Monday, 19 January 2009



The financial crisis had left my beloved hotel, where I work, with just a handful of guests for nearly a month now. All the rooms in four floors of this eight storey building, one of the oldest in Venice, are empty. Like the past several days work was light and tips are low. My colleague, before he finished his shift, left me a list of rooms to work on. He told me to dust off the “Baldachino” (those curtain like things that hang on the beds and head boards) using a vacuum cleaner. I went to work, finished a room and moved on to the next.The work bored me to death and my boredom made me feel tired, sleepy and lazy. I was about to go to the next room when I decided to take a break. So I grabbed the remote control, sat on the edge of the bed and clicked on the TV. Nothing caught my interest till I got to CNN. The Cable News Network ran the war on the Gaza Strip as it dragged on for the 21st day now.

A UN facility was in flames, the Israeli army hit the compound because they were being fired upon from the building. CNN also showed a footage of a large crater some where in Gaza and the Palestinians standing around the rim of the hole looking on. BBC was running the same news and I changed the channel again. I continued to surf the channel and was about to switch it off when the studio of the Aljazeera caught my eye. The news anchor was standing and behind him was a video wall, wide and black with the names of all the Palestinian children killed written in white letters. They highlighted a name, and said he was four years old, his sisters died too killed by an Israeli bomb. They picked another name and this time the boy was two and he died in his mother’s arms. Then Aljazeera showed the images of the dead children, some of them were lined up and covered with cloth, others were covered by debris, one was mangled and many were being carried by Palestinian men. The lifeless faces of these children were scarred and bloodied. Some were “lucky” (I don’t know if this is the right word) enough to be recognised others were not. As I sat there and looked on, shivers ran down my spine and I wasn’t bored any more.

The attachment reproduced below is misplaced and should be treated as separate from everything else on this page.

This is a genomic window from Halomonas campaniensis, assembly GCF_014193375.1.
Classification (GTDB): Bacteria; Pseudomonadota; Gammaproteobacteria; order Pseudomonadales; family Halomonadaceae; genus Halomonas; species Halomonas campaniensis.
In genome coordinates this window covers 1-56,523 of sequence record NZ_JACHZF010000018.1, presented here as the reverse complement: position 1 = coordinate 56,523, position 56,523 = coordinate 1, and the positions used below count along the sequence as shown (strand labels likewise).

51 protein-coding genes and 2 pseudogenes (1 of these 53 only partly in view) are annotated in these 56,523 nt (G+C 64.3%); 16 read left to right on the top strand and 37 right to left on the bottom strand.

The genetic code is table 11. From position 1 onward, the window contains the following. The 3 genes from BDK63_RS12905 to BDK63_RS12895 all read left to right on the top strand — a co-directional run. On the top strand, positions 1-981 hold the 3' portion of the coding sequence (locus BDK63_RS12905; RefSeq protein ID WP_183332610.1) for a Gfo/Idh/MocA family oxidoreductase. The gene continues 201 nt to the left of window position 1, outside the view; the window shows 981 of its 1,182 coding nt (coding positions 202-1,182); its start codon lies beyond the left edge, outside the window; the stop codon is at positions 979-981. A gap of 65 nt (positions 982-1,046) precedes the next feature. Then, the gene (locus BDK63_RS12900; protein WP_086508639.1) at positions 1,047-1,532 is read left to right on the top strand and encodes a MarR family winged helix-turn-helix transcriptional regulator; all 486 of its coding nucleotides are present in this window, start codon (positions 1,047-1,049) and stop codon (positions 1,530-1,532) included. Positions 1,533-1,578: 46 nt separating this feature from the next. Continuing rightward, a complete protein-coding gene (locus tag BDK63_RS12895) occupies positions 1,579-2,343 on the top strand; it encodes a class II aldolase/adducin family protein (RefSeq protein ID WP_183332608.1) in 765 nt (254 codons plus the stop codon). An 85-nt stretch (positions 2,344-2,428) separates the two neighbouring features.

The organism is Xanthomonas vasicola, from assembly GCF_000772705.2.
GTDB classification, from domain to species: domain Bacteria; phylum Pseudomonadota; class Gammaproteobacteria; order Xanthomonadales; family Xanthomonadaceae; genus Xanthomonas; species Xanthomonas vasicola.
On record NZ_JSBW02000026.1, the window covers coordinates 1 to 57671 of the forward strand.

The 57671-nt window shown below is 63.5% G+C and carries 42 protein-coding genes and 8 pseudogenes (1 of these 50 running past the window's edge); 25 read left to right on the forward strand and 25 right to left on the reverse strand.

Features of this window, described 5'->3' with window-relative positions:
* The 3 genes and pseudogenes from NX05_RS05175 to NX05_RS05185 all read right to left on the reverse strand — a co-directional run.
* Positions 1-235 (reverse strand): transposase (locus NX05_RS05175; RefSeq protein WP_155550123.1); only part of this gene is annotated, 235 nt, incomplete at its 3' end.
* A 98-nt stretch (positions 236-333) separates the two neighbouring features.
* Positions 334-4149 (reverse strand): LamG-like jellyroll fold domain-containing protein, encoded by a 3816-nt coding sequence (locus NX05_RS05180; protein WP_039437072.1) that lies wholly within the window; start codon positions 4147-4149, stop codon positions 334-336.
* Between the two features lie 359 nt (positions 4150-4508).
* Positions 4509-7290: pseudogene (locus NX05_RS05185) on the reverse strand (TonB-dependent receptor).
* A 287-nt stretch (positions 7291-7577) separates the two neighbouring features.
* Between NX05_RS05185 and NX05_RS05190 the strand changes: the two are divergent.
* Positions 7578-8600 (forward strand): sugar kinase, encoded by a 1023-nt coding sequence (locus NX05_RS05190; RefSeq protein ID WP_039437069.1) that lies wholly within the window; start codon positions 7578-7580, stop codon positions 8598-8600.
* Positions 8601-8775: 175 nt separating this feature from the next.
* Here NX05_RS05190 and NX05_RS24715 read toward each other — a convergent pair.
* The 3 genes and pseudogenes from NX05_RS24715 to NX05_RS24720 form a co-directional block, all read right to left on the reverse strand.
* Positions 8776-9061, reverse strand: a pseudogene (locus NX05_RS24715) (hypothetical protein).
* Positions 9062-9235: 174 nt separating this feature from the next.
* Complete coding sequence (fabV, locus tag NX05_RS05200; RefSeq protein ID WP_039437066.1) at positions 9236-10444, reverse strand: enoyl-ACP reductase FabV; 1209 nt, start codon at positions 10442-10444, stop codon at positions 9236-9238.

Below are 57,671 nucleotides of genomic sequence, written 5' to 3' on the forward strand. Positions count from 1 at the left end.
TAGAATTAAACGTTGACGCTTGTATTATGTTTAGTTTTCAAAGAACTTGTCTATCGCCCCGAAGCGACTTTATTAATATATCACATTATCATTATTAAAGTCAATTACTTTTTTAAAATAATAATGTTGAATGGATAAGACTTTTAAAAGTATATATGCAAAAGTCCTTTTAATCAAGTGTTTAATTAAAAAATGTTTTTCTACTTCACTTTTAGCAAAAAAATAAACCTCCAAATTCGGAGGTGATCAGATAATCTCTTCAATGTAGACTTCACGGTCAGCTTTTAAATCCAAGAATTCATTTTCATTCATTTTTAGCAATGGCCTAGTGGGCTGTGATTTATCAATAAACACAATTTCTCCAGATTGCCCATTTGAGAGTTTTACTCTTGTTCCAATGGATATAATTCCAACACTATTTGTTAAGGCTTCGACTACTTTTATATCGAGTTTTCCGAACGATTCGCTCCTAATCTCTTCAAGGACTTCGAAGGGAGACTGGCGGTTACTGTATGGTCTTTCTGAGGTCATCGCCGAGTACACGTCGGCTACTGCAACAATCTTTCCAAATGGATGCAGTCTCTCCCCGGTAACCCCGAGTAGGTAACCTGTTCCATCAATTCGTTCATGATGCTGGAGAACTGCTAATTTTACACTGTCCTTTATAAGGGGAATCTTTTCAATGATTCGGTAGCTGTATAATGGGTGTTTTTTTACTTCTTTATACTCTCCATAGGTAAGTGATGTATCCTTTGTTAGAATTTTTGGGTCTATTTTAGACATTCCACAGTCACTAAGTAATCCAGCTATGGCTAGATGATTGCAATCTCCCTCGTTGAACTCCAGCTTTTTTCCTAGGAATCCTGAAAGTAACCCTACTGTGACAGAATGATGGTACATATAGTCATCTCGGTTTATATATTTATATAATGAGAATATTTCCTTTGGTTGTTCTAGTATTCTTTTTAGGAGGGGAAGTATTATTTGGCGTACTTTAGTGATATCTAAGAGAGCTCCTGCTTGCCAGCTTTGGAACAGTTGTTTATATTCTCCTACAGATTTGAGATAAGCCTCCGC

Aljezeera continued on with the children but now they showed the survivors recovering in hospitals. A pretty little girl told a reporter of a bullet hitting her hand and another one found its way on her back. I saw a boy lying down, his head bandaged, his face covered with scars and tears were welling up in his eyes as he tried to talk about what happened. Some thing in me gave way when I saw this boy’s tears. I started to cry and at the same time tried to control the tears but I could not. My mind told me, “goddamit its okay to cry!” So I turned off the TV and cried.

Except for the breathing and sniffing sounds I made, the room became quiet. I got up, paced around and dried my tears. Then I left the room draging the vacuum clearner along and headed for the service elevator. I decided to put the machine away and do something else. Tears began to fall again when the lift started to move down.

I cried a lot of times this day. I cried after I called me wife telling her what I saw. I cried again when I was on the boat on my way home. I’m crying now as I write this piece.

I don’t understand this war I couldn’t even tell who is winning. One thing is clear the Palestinian children and civilians are paying the price. I’m a father of two boys and I felt that the dead Palestinian children were my own. I wonder about the Israeli fathers and Hamas fathers who are fighting each other in this senseless war, do they cry too like me? I hope and pray that the monsters would stop killing. . . . . stop killing our children.


tina of MyGoodFinds

I wish there was an answer to stop this madness.


Ciao Tina,

I'm afraid it will never end.

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